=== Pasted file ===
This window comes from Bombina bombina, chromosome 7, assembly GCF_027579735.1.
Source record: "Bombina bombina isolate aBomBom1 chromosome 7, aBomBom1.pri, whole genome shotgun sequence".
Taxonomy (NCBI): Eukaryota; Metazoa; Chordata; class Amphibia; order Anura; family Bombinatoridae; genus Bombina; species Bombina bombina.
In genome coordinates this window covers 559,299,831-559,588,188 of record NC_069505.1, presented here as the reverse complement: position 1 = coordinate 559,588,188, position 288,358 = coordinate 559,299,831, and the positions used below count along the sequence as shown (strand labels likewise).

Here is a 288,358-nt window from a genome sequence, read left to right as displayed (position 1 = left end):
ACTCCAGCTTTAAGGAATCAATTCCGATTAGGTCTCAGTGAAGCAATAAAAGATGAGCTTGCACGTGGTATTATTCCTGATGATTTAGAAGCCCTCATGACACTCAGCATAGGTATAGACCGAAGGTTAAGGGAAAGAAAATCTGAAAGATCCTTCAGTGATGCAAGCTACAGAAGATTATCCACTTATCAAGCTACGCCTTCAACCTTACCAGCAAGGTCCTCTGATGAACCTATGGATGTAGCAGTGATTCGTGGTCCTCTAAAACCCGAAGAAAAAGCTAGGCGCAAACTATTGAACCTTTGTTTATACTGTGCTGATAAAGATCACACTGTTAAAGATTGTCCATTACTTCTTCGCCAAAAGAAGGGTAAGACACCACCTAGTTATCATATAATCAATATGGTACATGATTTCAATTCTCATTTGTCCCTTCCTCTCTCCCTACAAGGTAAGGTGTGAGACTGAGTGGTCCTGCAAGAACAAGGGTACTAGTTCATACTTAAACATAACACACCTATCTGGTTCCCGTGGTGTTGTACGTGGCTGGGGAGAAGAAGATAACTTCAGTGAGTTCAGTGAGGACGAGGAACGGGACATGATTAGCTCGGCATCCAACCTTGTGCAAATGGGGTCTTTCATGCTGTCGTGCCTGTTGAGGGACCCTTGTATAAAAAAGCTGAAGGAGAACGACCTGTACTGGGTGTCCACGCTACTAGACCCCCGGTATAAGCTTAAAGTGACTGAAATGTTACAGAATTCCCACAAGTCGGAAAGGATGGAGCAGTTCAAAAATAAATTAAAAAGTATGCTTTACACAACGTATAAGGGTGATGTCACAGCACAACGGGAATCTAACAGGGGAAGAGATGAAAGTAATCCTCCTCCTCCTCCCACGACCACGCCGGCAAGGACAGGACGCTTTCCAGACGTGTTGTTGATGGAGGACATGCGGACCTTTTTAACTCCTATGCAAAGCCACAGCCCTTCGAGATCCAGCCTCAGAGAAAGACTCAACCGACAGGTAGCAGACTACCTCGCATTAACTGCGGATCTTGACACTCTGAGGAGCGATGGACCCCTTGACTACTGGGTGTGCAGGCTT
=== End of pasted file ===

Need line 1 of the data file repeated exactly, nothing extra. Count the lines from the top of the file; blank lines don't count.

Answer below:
This window comes from Bombina bombina, chromosome 7, assembly GCF_027579735.1.